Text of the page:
How Anna de Paoli and Joya Thome bring the passion for cinema to schools
In 2018 at Filmfest Munich, producer Anna de Paoli received the "Förderpreis Neues Deutsches Kino" for her movie A Young Man With High Potential. Instead of using this money to start a new film project, she founded the initiative Film macht Schule ("Meet the Filmmakers") : She sent German filmmakers, among them Joya Thome (Queen of Niendorf), to schools to share their passion for cinema with children and teenagers. One year later, de Paoli was back at the Filmfest to present her project to the audience. EWA blogger Sophie Charlotte Rieger met her and Joya Thome for an interview to talk about their project and its future.
Anna, you founded “Film macht Schule”. Where did the idea come from and why did you decide to use your price money to finance it?
Anna: In April 2018 there had been a congress on the future of German cinema in Frankfurt. It was closely connected to four ideas that Edgar Reitz had pinned out in 2016, one of them was about film education. I eagerly embraced this idea because I have always been interested in supporting the next generation. So this topic was very present when I received the price at Filmfest Munich. And I immediately thought: Great, now I have 20.000 Euro and this is what I am going to do with it! This is a chance to support filmmakers who, from my point of view, have proven to enrich German cinema with their art. They have so much to hand over to the next generation.
Did you tell them what to “hand over”?
Anna: I was convinced that to inspire the children and teenagers, the filmmakers themselves have to decide how to do it. This creates a different kind of identification. The kids can tell if you are just following a script.
Why is film education so important? Kids watch movies all the time anyways, aren’t they?
Joya: Of course they consume all kinds of media. The workshops are not only about getting to know the movie theater as a location, but also about the people behind it. Especially for children who do not know anyone working in the industry, it has an enormous impact to get in touch with filmmakers. Whereas if you have no one to look up to, it’s very difficult to say: I want to work in film!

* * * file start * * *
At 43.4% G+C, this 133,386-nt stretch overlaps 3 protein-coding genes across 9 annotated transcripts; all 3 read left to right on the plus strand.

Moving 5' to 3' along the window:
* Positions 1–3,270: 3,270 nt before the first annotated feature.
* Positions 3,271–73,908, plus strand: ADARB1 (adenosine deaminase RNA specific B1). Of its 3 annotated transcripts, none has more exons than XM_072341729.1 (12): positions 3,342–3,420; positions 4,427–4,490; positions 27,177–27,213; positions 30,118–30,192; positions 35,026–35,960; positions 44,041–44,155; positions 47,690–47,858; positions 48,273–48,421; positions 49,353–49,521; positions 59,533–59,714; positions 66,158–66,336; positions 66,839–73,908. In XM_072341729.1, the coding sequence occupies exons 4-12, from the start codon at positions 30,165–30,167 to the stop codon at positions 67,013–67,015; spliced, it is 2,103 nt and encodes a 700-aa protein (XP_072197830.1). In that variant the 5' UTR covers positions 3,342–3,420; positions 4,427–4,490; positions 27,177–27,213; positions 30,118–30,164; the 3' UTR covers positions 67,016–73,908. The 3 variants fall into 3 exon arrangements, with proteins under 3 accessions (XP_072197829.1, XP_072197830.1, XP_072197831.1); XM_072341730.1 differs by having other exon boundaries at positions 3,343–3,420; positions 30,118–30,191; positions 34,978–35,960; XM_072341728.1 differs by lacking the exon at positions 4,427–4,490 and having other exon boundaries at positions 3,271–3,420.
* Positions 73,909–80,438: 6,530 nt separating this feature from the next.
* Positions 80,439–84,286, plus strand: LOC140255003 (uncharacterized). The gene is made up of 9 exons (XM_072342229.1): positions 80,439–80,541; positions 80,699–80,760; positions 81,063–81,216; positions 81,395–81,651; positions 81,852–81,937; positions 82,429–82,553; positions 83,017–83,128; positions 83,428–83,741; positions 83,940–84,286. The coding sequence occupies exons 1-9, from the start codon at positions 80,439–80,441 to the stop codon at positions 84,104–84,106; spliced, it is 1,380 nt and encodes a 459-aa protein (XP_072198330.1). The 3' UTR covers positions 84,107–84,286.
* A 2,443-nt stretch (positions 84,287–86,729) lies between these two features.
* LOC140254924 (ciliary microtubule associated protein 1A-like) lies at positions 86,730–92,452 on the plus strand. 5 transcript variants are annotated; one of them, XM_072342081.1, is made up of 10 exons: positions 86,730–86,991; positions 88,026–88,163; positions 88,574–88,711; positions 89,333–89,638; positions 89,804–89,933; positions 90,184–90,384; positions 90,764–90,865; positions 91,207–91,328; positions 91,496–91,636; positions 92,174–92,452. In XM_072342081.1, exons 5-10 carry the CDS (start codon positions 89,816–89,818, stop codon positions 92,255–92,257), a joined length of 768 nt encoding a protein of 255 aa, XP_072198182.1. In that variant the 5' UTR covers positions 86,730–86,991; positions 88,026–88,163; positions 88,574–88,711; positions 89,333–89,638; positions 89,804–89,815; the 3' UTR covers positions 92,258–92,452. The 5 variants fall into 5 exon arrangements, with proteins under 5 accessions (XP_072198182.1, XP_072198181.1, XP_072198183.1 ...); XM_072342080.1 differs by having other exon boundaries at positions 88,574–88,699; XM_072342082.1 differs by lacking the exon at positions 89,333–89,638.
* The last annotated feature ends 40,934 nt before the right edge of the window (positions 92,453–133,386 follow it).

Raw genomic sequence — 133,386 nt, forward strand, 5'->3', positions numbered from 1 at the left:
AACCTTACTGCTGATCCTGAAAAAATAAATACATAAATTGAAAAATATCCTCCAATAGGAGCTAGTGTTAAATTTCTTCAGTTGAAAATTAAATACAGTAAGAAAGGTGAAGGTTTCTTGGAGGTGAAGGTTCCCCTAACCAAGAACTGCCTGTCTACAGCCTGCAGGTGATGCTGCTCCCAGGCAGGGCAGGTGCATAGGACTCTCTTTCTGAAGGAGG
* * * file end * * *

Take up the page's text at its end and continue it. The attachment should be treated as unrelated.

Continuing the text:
Anna: And it is also about creation itself, the artistic process. There is a big difference between a project with an artistic attitude and commercial products, which in the end of the day are made to be consumed like a piece of toast.
How did you put your team together. I noticed that most of the filmmakers involved were women.
Anna: When I received the price I immediately thought about a bunch of people who would be great for this project. And guess what: They were mostly women. It just happened that way because they are great artists. But there were also two men in the group.
Joya, what was your personal motivation to take part in this project?
Joya: I really liked Anna’s idea: We have a certain budget, a bunch of filmmakers and they can do with it whatever they want to as long as they can serve as an inspiration for the kids. Also I was between two projects and could use the money. Anna was always very clear on that: This mustn’t be one of these projects that require unpaid work for weeks. It should not be exploitative in any way. But apart from that, I also just love to work with children.
What did you come up with for your workshop?
Joya: When I was 13 I attended the Kinderfilmfest at Berlinale for the first time. I was in the cinema with a thousand people. There was a huge screen and after the screening the actors and actresses came to the stage and answered questions from the audience. This experience was so exciting and had a huge impact on me. I wanted to provide that same experience to other people.
I happened to know a lot of youngsters with an interest in filmmaking from the Brandenburg area, because that’s where I had casted for my movie “Queen of Niendorf”. I put together a small group and we went to Berlin together to spend a day at Berlinale. We watched a film, which I had chosen before, and afterwards had the opportunity to talk with the director and the cast. The group was thrilled about this encounter and I was thrilled about them being thrilled. Even for me it was a very special day.
So what’s the future of this project?
Anna: That’s why we’re here in Munich, to present it and to find partners. There are a few possibilities. Film schools could provide support. This is actually one of Edgar Reitz’ ideas: Every film student has to do a full year of voluntary service in a school. But I think you have to be careful with that: As soon as you force someone to do that, it’s not going to work. You could recommend it though. Also festivals could help by giving winners 1000 Euro on top if they agree to do one of these workshops. From my point of you, this should be interesting for a lot of people. It’s in investment in the next generation of filmmakers, a way to get in touch with new talents but also with future cinema audiences. I think even for a company it’s a great opportunity and also an image factor.